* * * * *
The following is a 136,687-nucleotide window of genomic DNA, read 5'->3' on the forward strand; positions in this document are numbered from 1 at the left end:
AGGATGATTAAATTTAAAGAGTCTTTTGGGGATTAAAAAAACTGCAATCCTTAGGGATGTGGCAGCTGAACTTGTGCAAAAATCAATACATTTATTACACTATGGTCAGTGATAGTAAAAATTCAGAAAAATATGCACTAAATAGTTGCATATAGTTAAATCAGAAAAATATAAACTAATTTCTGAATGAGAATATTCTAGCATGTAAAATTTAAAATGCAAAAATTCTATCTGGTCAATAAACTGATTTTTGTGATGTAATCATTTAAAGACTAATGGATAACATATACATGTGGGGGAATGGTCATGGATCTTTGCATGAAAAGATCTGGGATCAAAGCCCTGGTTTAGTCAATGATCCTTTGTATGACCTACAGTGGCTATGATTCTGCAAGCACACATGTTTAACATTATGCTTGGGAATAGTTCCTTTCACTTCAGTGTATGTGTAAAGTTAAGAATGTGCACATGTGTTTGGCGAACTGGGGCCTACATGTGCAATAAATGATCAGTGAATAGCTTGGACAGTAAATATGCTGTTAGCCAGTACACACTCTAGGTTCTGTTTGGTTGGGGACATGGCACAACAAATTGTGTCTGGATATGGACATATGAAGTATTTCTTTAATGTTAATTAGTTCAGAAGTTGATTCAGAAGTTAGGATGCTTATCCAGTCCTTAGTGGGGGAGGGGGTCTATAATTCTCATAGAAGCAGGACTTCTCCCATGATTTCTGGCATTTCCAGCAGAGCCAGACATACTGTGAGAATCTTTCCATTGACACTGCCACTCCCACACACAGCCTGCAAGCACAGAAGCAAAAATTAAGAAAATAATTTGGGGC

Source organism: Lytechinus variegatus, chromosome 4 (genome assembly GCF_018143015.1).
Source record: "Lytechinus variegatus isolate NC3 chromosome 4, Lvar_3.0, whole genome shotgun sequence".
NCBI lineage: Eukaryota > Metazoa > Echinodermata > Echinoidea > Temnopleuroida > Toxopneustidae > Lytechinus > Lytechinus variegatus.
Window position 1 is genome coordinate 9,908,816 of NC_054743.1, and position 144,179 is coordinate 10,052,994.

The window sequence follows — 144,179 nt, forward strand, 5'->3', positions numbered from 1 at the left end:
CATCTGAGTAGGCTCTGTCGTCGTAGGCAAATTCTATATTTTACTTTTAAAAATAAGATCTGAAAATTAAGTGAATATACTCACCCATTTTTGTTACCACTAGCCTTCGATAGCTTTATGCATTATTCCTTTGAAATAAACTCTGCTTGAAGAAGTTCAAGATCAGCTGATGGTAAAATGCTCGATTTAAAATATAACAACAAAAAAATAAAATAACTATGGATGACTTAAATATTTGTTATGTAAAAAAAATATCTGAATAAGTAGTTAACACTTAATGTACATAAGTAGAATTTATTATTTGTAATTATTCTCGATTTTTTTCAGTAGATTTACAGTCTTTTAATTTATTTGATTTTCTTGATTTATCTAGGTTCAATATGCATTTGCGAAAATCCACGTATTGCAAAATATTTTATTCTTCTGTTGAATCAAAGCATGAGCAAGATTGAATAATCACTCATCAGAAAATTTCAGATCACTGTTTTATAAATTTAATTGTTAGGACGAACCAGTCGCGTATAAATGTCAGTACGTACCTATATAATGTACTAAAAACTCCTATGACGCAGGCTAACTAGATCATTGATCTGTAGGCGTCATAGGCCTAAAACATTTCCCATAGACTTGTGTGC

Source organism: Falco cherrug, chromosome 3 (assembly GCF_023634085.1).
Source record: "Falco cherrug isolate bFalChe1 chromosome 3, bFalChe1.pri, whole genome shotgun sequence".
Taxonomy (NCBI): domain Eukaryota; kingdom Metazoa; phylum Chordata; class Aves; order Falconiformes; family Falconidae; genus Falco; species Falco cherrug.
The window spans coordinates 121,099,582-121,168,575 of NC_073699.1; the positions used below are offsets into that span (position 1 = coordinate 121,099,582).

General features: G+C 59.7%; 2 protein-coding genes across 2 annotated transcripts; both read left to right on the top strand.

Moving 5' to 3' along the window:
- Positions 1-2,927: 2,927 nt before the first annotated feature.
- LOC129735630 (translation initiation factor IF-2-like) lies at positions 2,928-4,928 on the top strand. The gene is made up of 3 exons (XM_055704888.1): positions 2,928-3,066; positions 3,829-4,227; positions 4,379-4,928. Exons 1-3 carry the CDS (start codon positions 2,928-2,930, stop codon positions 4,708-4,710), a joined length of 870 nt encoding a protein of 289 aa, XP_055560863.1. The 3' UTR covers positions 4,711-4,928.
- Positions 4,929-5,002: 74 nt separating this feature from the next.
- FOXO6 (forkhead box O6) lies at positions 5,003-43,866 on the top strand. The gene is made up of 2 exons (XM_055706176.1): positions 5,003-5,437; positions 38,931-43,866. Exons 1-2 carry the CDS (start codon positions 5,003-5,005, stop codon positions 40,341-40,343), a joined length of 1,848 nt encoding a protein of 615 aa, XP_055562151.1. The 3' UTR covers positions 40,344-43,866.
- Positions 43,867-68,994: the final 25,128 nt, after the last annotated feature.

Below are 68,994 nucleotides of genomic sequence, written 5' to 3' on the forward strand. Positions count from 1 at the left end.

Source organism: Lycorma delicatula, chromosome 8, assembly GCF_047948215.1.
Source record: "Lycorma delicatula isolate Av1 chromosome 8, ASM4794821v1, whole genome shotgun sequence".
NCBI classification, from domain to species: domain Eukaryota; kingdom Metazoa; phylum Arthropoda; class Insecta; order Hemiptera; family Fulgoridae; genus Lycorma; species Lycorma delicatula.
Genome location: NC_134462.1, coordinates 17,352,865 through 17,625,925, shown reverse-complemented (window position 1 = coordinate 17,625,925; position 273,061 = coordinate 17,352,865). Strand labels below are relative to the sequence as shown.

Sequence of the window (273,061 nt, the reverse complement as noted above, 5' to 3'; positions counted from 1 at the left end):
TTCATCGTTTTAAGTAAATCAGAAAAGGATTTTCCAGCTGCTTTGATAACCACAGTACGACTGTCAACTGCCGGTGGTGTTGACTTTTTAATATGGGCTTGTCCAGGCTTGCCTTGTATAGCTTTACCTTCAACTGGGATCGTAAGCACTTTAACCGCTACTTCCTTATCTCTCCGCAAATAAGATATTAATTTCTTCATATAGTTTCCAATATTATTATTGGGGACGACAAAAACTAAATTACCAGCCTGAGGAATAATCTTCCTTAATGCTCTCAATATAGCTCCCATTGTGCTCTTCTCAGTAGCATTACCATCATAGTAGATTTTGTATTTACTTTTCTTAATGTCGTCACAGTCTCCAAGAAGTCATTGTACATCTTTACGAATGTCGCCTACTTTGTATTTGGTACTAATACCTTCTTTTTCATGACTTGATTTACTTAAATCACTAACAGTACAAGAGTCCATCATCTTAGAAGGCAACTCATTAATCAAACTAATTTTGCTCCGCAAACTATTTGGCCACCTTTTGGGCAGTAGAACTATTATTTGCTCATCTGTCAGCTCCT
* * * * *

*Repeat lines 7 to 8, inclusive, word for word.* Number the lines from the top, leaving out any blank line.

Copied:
The window sequence follows — 144,179 nt, forward strand, 5'->3', positions numbered from 1 at the left end:
CATCTGAGTAGGCTCTGTCGTCGTAGGCAAATTCTATATTTTACTTTTAAAAATAAGATCTGAAAATTAAGTGAATATACTCACCCATTTTTGTTACCACTAGCCTTCGATAGCTTTATGCATTATTCCTTTGAAATAAACTCTGCTTGAAGAAGTTCAAGATCAGCTGATGGTAAAATGCTCGATTTAAAATATAACAACAAAAAAATAAAATAACTATGGATGACTTAAATATTTGTTATGTAAAAAAAATATCTGAATAAGTAGTTAACACTTAATGTACATAAGTAGAATTTATTATTTGTAATTATTCTCGATTTTTTTCAGTAGATTTACAGTCTTTTAATTTATTTGATTTTCTTGATTTATCTAGGTTCAATATGCATTTGCGAAAATCCACGTATTGCAAAATATTTTATTCTTCTGTTGAATCAAAGCATGAGCAAGATTGAATAATCACTCATCAGAAAATTTCAGATCACTGTTTTATAAATTTAATTGTTAGGACGAACCAGTCGCGTATAAATGTCAGTACGTACCTATATAATGTACTAAAAACTCCTATGACGCAGGCTAACTAGATCATTGATCTGTAGGCGTCATAGGCCTAAAACATTTCCCATAGACTTGTGTGC